Woody Allen’s Good Name
This is a basic principle: until it is proven otherwise, beyond a reasonable doubt, it’s important to extend the presumption of innocence to Dylan Farrow, and presume that she is not guilty of the crime of lying about what Woody Allen did to her.
If you are saying things like “We can’t really know what happened” and extra-specially pleading on behalf of the extra-special Woody AllenHi, The Daily Beast!, then you are saying that his innocence is more presumptive than hers. You are saying that he is on trial, not her: he deserves judicial safeguards in the court of public opinion, but she does not.
The damnably difficult thing about all of this, of course, is that you can’t presume that both are innocent at the same time. One of them must be saying something that is not true. But “he said, she said” doesn’t resolve to “let’s start by assuming she’s lying,” except in a rape culture, and if you are presuming his innocence by presuming her mendacity, you are rape cultured. It works both ways, or should: if one of them has to be lying for the other to be telling the truth, then presuming the innocence of one produces a presumption of the other’s guilt. And Woody Allen cannot be presumed to be innocent of molesting a child unless she is presumed to be lying to us. His presumption of innocence can only be built on the presumption that her words have no credibility, independent of other (real) evidence, which is to say, the presumption that her words are not evidence. If you want to vigorously claim ignorance–to assert that we can never know what happened, in that attic–then you must ground that lack of knowledge in the presumption that what she has said doesn’t count, and we cannot believe her story.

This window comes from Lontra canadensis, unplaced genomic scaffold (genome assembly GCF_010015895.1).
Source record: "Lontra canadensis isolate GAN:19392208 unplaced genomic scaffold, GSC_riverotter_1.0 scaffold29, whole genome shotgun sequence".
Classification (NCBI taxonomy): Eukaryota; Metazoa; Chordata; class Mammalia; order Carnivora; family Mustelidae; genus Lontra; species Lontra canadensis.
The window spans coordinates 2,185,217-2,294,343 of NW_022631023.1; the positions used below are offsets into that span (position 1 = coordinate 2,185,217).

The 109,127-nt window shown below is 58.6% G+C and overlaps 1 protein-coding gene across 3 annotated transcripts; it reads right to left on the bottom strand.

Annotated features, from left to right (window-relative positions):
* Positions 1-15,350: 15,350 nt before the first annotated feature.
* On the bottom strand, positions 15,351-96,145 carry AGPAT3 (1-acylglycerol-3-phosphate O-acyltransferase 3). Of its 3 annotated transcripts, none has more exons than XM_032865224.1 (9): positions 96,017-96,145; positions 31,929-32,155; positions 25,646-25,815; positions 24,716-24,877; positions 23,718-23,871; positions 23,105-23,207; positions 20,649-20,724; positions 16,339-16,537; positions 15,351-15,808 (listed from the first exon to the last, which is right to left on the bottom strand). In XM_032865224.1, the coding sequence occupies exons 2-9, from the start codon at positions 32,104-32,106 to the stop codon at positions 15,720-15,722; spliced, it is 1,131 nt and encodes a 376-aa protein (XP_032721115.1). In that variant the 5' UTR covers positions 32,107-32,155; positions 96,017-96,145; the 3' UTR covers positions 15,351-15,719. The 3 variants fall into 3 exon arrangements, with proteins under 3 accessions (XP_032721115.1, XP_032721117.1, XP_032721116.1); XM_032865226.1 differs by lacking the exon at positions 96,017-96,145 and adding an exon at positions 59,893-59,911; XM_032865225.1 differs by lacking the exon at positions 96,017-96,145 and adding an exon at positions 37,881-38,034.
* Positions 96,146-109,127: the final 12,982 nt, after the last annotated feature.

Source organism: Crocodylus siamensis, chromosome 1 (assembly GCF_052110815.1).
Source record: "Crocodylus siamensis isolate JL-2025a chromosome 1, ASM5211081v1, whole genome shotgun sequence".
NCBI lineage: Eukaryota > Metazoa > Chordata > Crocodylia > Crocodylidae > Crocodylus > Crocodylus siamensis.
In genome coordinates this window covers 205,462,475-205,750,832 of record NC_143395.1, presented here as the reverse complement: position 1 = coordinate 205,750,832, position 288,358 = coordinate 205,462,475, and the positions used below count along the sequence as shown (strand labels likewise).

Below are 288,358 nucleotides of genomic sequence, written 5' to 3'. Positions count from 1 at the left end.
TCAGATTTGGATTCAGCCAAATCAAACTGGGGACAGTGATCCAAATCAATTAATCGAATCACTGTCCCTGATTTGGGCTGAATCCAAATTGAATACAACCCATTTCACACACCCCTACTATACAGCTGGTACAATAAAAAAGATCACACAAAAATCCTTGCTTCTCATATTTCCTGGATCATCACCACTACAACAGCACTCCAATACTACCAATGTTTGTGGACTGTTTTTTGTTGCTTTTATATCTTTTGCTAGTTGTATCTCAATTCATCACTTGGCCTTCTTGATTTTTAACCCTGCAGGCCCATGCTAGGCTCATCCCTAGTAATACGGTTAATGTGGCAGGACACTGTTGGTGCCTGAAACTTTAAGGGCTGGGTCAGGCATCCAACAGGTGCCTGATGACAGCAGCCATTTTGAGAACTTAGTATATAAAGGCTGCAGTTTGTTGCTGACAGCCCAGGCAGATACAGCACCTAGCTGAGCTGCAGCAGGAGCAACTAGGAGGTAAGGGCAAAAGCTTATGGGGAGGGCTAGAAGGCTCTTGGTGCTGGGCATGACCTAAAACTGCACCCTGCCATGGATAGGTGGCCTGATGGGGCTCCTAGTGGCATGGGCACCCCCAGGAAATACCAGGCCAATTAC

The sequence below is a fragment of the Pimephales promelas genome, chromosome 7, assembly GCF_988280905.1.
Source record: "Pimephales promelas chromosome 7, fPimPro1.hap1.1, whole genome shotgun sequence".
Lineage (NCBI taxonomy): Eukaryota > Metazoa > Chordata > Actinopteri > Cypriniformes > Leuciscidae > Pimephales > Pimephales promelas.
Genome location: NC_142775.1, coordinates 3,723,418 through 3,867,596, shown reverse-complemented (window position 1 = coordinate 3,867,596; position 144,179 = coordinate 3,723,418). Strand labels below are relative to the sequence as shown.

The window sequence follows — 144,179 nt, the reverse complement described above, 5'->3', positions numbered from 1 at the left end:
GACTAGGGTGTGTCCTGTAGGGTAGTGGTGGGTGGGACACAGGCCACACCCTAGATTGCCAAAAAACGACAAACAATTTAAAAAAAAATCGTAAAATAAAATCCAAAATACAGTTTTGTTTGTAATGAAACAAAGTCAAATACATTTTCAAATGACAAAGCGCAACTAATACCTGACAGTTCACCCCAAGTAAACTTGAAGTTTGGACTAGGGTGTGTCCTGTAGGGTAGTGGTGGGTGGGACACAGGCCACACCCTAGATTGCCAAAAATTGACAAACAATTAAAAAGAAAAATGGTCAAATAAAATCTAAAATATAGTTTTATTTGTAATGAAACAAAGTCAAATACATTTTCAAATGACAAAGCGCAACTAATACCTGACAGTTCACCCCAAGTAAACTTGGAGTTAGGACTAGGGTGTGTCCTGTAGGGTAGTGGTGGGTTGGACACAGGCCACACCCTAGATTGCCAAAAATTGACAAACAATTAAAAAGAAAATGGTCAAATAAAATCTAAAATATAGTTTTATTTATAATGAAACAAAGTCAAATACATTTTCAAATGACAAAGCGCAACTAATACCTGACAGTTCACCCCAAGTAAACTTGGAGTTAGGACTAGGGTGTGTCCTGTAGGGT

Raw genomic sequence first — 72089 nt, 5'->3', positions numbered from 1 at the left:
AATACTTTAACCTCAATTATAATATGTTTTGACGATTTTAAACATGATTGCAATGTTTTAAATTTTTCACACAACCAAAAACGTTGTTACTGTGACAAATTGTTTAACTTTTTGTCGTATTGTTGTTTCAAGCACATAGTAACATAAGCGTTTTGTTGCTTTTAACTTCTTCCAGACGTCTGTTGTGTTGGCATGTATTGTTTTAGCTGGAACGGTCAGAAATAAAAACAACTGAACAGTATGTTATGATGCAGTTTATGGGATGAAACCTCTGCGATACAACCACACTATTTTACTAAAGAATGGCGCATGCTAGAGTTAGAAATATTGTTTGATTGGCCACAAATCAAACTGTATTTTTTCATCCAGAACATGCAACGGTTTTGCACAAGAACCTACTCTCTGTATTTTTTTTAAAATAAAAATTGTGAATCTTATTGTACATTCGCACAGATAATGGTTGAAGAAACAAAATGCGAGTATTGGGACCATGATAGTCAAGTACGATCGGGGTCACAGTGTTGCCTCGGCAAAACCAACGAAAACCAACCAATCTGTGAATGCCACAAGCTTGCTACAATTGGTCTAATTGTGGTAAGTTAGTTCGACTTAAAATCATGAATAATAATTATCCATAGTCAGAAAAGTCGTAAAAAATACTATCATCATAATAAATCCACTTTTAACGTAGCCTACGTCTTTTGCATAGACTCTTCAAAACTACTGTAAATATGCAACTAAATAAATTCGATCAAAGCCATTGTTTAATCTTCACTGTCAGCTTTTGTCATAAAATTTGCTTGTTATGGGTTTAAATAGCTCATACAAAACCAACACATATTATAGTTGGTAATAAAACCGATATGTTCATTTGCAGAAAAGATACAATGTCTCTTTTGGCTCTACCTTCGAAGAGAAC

To be blunt: I think Woody Allen probably did it, though, of course, I could be wrong. But it’s okay if I’m wrong. For two reasons. First, because my opinion is not attached to a juridical apparatus—because I have not been empowered by jails and electric chairs and states of exception to destroy people’s lives—it isn’t necessary for me to err heavily on the side of “we need to be really fucking sure that the accused did it.” It’s a good thing, generally, that juries are empowered to say “We think the accused is probably guilty, but we’re not sure beyond a reasonable doubt, so we will not convict.” That bar is set high for a reason; if you’re going to lock a person in a cage for a long time, you need to be really sure. But we are also empowered to say the same thing. We are also empowered to say “We think Woody Allen probably molested a seven year old.” And because we are not in a court of law, we don’t even need to say the second part. The fact that we will not convict him doesn’t even need to be implied. He is not, after all, on trial.